On the initiative of the World Hypertension League (WHL), every year the 17th of May is dedicated to the World Hypertension Day (WHD) in order to promote public awareness of hypertension and to encourage citizens worldwide to prevent and control this ''silent killer''.
According to the latest data, around 37 percent of the population in Croatia has elevated blood pressure, i.e. every third adult has arterial blood pressure higher than 140/90. Experts are most worried about the growing frequency of hypertension when it comes to children and adolescents.
Hypertension is considered the number one killer disease in the world today, whilst cardiovascular diseases are the leading cause of death in almost all countries worldwide. In Croatia, cardiovascular diseases caused death of almost 26,000 people in 2015.
The data also show that 60 percent of Croatian citizens with hypertension are being treated with medicines, i.e. they receive recommendations and medical prescriptions for high-pressure drugs. However, ''the pressure control is achieved only in 20 percent of patients'', commented Bojan Jelakovic, the president of the Croatian Society for Hypertension.
The causes of hypertension are obesity, a lack of body activity, an excessive salt intake, alcohol, smoking, as well as diabetes and kidney damage.
With a top speed at 45 knots a new high speed boat service from Dubrovnik to Split will be introduced this year. Starting on the 12th of June and running until the 19th of September the new ship “Krilo Eclipse” will be operated every day leaving Split at 7:30 in the morning and arriving in Dubrovnik at midday. The Eclipse will then leave Dubrovnik at 4.00pm and arrive back in Split at 8.30pm.
This new fast catamaran, which was built in 2002, was outfitted in Abu Dhabi and equipped for the Adriatic Sea. From Split the Krilo Eclipse will also stop at Bol – Makarska – Korcula and Sobra on Mljet on its way to Dubrovnik.
With a capacity for 450 passengers and 54 metres long the catamaran can reach top speeds of 45 knots and will bring these two cities much closer.
If you are a strawberry lover then this Saturday Dubrovnik is the place to be. From 10.00am in front of the St. Blaise Church, in the very heart of the historic city, strawberries from the region of Ston will be on offer in the event “Ston Strawberry Days.”
The aroma of fresh strawberries will fill the Dubrovnik air as this event, organised by the Dubrovnik Tourist Board, will see punnets available for only 10 Kunas. Ston strawberries are some of the most respected, and most flavoursome, in the whole region and there are sure to be long queues on the day.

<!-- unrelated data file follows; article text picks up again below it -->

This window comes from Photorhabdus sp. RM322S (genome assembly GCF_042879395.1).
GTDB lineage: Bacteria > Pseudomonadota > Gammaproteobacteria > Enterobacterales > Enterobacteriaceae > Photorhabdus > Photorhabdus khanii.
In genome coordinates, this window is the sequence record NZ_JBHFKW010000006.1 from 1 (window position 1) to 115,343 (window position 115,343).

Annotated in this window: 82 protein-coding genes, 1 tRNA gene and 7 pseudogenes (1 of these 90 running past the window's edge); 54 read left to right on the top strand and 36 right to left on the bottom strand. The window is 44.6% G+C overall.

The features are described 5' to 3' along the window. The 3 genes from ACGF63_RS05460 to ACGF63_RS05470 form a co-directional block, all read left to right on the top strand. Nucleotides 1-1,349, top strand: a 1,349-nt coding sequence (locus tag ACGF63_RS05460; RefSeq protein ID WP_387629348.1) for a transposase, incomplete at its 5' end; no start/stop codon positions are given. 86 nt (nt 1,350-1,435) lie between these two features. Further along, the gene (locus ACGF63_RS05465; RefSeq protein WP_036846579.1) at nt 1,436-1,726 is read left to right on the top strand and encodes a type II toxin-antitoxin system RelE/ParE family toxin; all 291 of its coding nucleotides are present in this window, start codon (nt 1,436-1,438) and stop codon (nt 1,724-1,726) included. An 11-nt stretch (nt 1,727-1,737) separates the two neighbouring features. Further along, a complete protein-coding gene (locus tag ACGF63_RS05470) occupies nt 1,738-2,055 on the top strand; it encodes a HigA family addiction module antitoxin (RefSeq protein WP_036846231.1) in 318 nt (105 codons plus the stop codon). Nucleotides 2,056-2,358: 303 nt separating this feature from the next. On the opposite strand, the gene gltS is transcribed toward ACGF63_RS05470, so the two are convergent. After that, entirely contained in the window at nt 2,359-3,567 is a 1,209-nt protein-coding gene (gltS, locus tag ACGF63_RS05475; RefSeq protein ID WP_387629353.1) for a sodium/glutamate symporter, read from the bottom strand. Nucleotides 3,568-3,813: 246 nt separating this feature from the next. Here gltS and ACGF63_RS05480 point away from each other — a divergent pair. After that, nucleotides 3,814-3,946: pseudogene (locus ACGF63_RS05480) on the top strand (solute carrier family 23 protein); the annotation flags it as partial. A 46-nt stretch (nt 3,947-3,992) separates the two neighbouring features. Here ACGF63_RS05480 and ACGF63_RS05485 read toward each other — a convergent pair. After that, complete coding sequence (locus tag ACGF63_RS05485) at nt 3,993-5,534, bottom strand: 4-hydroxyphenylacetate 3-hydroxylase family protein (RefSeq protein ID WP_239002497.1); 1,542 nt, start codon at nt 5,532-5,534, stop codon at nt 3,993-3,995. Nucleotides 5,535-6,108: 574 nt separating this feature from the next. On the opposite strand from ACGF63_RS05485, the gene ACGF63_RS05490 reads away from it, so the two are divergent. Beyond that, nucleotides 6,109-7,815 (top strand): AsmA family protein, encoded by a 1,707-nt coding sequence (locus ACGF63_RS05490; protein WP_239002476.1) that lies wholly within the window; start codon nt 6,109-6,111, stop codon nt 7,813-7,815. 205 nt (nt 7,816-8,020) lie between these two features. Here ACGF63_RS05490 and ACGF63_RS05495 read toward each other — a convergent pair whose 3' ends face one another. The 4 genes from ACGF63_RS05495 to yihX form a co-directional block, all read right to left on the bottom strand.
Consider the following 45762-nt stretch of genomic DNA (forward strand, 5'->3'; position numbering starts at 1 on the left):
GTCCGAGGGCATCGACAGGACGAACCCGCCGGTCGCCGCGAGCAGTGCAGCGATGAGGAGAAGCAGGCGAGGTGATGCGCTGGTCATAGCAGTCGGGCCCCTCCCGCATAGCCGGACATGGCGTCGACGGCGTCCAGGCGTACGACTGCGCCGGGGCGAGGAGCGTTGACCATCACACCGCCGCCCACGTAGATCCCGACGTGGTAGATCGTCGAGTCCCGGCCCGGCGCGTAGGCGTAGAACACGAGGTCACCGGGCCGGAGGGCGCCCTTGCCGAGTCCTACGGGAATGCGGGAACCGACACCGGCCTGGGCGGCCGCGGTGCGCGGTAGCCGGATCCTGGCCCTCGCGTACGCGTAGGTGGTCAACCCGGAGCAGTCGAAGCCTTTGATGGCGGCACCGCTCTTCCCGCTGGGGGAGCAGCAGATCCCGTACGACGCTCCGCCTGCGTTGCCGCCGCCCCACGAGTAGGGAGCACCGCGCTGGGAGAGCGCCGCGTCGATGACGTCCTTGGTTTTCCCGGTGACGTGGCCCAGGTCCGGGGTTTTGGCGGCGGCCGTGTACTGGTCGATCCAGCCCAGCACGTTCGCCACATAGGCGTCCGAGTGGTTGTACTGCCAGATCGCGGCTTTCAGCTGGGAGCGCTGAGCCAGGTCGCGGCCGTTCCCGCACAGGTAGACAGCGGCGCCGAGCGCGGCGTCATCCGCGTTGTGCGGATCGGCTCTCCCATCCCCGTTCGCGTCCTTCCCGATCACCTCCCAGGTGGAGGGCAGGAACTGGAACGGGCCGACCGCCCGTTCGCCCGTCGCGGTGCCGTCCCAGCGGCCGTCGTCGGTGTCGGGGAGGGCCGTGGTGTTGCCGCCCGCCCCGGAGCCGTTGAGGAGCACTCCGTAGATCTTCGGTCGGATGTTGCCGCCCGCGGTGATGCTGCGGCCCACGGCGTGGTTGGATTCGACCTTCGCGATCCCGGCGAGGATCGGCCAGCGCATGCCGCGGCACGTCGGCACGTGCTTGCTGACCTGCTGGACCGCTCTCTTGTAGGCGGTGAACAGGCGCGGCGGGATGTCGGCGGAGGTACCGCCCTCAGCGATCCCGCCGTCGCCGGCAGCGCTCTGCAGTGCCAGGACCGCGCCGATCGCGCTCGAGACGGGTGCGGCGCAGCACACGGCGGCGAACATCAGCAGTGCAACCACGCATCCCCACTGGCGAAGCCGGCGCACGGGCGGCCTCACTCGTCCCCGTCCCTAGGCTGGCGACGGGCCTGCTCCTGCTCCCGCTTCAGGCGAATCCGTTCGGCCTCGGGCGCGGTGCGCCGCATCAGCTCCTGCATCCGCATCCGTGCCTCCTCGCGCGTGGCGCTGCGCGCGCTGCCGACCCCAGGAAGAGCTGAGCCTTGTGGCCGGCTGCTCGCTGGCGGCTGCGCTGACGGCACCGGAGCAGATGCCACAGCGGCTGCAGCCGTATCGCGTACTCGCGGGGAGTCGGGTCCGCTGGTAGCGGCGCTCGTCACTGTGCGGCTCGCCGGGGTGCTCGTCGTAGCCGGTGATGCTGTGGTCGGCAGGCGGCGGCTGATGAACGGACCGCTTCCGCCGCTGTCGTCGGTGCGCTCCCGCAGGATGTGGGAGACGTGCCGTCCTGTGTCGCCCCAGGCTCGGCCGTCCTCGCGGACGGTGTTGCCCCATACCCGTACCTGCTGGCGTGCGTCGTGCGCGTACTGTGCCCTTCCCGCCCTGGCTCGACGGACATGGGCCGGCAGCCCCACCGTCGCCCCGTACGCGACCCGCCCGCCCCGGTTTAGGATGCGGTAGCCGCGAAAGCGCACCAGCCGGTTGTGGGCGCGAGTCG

The internet edition of the American New York Times has published an article about the Top 10 favourite places on European rivers, lakes and coastlines.
Croatia's National Park Plitvice Lakes has also found its place on this prestigious list.
''For many Croats, however, the park’s importance is more than just physical. Near the border with Bosnia and Herzegovina, Plitvice is a symbolic and strategic fulcrum at the crux of the country’s boomerang shape, with one arm thrust east to the Pannonian Plain and the other south along the Adriatic’’, described New York Times in its article.
The New York Times journalist Alex Crevar also praised natural beauty of the Plitvice Lakes, ''I have worked as a travel writer in the Western Balkans for two decades, and for me, there are few places in the region that can compete with the Plitvice Lakes National Park in Croatia''.
Crevar also recommended places to visit while in the National Park, ''You have to visit the Great Waterfall, the largest waterfall, and then take the stone stairs to the viewpoint overlooking the Lower lakes''.
Apart from the Plitvice Lakes on the New York Times list, there are also Brighton Pier (UK), Utrecht (the Netherlands), Parc des Buttes-Chaumont (Paris), the Elbe river (Hamburg), fjords off Bergen (Norway), the Vltava river (Prague), the Eftalou hot springs and the Golden beach on Lesbos (Greece), and Cinque Terre (Italy).
Walking through the sky-scraping trees, rainbow coloured flowers beds and manicured shrubs your thoughts drift away in the Mediterranean sunshine. You would be forgiven for wondering where you are in the world as you pass by Japanese banana trees, Italian-style gardens and curious fountains. The Trsteno Arboretum, the oldest in this region of Europe, rolls down the rocky terrain to the turquoise Adriatic Sea, magnificent gardens that have been preserved with loving care over the centuries.